After establishing herself as an award-winning fashion and street photographer, New York-based Cati Gonzalez is now delving into the world of film. Her first venture with the medium is the award-winning, Ekaj. The writer-director’s experience as a street photographer is palpable in this crime drama about two gay Puerto Rican men in New York. While both are eagerly trying to survive amongst the city’s ruthlessness, their age difference offers an enthralling dynamic between two strong souls at different stages of their lives.
The titular character Ekaj (Jake Mestre) is an androgynous sixteen-year-old who looks every bit a classic rock star, from the skinny jeans and leopard print to the 70s Jagger haircut. Despite this seemingly extravagant persona, the teenager is trapped within toxic relationships: from his father who would rather accept his plight with crime and drug addiction than his homosexuality, to his emotionally and physically abusive boyfriend Johnny (Scooter LaForge). A harsh reality faced by a great number of LGBTQ+ youth, Ekaj faces homelessness, hunger, rape, and loneliness. In order to get by, he resorts to prostitution, further positioning him in the hands of danger.
The teenage vagabonds yearn for a loving and meaningful relationship is resolved by an unexpected meeting with Mecca (Badd Idea), an older New York hustler who lives each day with spontaneity and abandon, undeterred by his ongoing battle with AIDS. Mecca takes Ekaj under his wing and does his best in guarding and taking care of the vulnerable teenager. Together, they steal to get by, and bond over shared experiences – their escapades are captivating and, at times, comical. Despite their unquestionable chemistry, the loving friendship between the two drifters does not develop into romance. Mecca admits he would have wanted a deeper relationship with Ekaj if they ‘met a long time ago’, further confessing that he does not want to make Ekaj ‘sick’.
The non-professional actors inhabit their characters seamlessly. Most notably, Jake Mestre and Badd Idea prove themselves as equal forces to the uncompromising nature of the city – which Gonzalez establishes as a character in itself through montage sequences featuring the streets and its people. The relationship between Ekaj and Mecca encapsulates the very best of humanity: the forming of strong bonds amidst danger and uncertainty, turning unfortunate circumstances as a flaunt of unwavering resistance.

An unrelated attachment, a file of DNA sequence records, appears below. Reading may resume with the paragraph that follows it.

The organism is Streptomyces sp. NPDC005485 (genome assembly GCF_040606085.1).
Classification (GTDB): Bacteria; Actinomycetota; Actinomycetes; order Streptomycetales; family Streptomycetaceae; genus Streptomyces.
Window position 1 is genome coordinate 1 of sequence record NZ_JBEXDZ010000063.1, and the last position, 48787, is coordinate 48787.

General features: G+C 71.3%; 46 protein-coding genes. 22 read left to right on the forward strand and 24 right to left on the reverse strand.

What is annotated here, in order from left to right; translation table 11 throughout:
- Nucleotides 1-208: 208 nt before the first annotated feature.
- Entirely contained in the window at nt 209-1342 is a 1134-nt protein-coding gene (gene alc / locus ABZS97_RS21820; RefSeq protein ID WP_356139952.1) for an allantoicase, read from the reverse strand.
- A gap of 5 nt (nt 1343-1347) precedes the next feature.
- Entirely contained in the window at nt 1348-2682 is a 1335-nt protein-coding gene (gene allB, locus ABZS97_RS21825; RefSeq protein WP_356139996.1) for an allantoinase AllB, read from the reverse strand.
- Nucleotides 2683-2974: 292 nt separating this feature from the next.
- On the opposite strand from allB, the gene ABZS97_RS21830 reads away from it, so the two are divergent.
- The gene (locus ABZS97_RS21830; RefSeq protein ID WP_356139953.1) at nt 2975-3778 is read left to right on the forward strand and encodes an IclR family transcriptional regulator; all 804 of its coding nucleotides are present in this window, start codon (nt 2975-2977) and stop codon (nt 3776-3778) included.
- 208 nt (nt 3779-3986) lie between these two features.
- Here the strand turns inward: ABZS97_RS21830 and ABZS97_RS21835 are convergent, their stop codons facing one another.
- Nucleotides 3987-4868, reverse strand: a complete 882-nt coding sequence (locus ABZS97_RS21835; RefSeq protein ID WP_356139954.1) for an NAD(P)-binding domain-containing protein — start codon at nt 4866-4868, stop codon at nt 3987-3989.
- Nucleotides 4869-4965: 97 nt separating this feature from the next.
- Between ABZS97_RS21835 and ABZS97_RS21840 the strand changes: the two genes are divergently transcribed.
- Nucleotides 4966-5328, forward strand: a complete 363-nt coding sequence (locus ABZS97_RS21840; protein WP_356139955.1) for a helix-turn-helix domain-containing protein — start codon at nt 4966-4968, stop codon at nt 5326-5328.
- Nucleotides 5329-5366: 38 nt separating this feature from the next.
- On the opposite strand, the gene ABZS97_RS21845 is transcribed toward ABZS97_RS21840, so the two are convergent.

The film’s noticeably low production value emphasises the gritty, documentary-like feel of the film which, again, alludes to Gonzalez’ background in street photography. This emphasis on realism and vérité never really feels intrusive, rather it highlights the director’s empathy and compassion towards the characters and their complex situation.
At times, the story feels rushed and disorientating but when gauging the film as a whole, it fits somewhat perfectly; it offers an unpredictable glimpse into the world of those overlooked by the mainstream. Like the film’s protagonists know all too well, life in the city does not wait or stop for anyone, so neither should they.
Gonzalez’ feature debut is an empathetic and up-close portrait of two strong, wandering souls in the hustle and bustle of New York City – its rawness and honesty a reminder of the power and importance of independent film-making. While the low production values of the film may come across jarring at first, it morphs itself as another entry into the world Gonzalez manages to encapsulate in just 80 minutes.
EKAJ is streaming on Amazon Prime as a part of the Outfest Festival Favourite selection.
by Graciela Mae
Graciela Mae is a Filipina studying Film, Television and Digital Production at Royal Holloway, University of London. When she’s not watching films, she’s probably attempting to make films herself. She swears she has other hobbies. Her favourite movies include Rushmore, Cléo from 5 to 7, 20th Century Women, and Carol. You can find her on twitter: @notgracielamae